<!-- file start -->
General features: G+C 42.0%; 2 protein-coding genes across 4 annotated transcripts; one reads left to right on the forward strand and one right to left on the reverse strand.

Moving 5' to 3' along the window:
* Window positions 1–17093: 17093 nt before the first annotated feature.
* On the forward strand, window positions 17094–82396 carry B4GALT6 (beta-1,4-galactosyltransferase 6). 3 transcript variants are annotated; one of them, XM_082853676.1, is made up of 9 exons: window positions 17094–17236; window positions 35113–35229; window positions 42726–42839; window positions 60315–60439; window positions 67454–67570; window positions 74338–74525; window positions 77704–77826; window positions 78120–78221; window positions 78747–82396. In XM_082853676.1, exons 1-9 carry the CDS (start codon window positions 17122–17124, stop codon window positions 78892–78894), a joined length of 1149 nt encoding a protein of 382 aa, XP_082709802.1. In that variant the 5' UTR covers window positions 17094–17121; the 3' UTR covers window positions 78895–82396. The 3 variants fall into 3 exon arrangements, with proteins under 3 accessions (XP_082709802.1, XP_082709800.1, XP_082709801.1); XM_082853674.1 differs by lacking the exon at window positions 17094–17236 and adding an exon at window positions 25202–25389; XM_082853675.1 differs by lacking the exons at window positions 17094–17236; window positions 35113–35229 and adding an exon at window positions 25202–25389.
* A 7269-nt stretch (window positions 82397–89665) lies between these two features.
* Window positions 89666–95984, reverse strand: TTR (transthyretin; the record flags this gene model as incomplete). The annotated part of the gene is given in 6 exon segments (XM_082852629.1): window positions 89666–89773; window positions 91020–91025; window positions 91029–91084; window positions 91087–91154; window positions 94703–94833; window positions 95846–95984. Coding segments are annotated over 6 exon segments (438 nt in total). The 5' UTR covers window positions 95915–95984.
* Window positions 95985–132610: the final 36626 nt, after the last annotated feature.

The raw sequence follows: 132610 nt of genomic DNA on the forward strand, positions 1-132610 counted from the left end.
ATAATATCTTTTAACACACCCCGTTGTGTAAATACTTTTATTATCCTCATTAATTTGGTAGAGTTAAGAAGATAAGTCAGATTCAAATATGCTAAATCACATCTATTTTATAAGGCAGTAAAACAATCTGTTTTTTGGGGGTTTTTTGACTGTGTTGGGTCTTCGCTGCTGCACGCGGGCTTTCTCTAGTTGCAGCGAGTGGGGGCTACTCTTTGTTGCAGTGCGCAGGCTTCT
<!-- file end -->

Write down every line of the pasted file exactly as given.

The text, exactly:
General features: G+C 42.0%; 2 protein-coding genes across 4 annotated transcripts; one reads left to right on the forward strand and one right to left on the reverse strand.

Moving 5' to 3' along the window:
* Window positions 1–17093: 17093 nt before the first annotated feature.
* On the forward strand, window positions 17094–82396 carry B4GALT6 (beta-1,4-galactosyltransferase 6). 3 transcript variants are annotated; one of them, XM_082853676.1, is made up of 9 exons: window positions 17094–17236; window positions 35113–35229; window positions 42726–42839; window positions 60315–60439; window positions 67454–67570; window positions 74338–74525; window positions 77704–77826; window positions 78120–78221; window positions 78747–82396. In XM_082853676.1, exons 1-9 carry the CDS (start codon window positions 17122–17124, stop codon window positions 78892–78894), a joined length of 1149 nt encoding a protein of 382 aa, XP_082709802.1. In that variant the 5' UTR covers window positions 17094–17121; the 3' UTR covers window positions 78895–82396. The 3 variants fall into 3 exon arrangements, with proteins under 3 accessions (XP_082709802.1, XP_082709800.1, XP_082709801.1); XM_082853674.1 differs by lacking the exon at window positions 17094–17236 and adding an exon at window positions 25202–25389; XM_082853675.1 differs by lacking the exons at window positions 17094–17236; window positions 35113–35229 and adding an exon at window positions 25202–25389.
* A 7269-nt stretch (window positions 82397–89665) lies between these two features.
* Window positions 89666–95984, reverse strand: TTR (transthyretin; the record flags this gene model as incomplete). The annotated part of the gene is given in 6 exon segments (XM_082852629.1): window positions 89666–89773; window positions 91020–91025; window positions 91029–91084; window positions 91087–91154; window positions 94703–94833; window positions 95846–95984. Coding segments are annotated over 6 exon segments (438 nt in total). The 5' UTR covers window positions 95915–95984.
* Window positions 95985–132610: the final 36626 nt, after the last annotated feature.

The raw sequence follows: 132610 nt of genomic DNA on the forward strand, positions 1-132610 counted from the left end.
ATAATATCTTTTAACACACCCCGTTGTGTAAATACTTTTATTATCCTCATTAATTTGGTAGAGTTAAGAAGATAAGTCAGATTCAAATATGCTAAATCACATCTATTTTATAAGGCAGTAAAACAATCTGTTTTTTGGGGGTTTTTTGACTGTGTTGGGTCTTCGCTGCTGCACGCGGGCTTTCTCTAGTTGCAGCGAGTGGGGGCTACTCTTTGTTGCAGTGCGCAGGCTTCT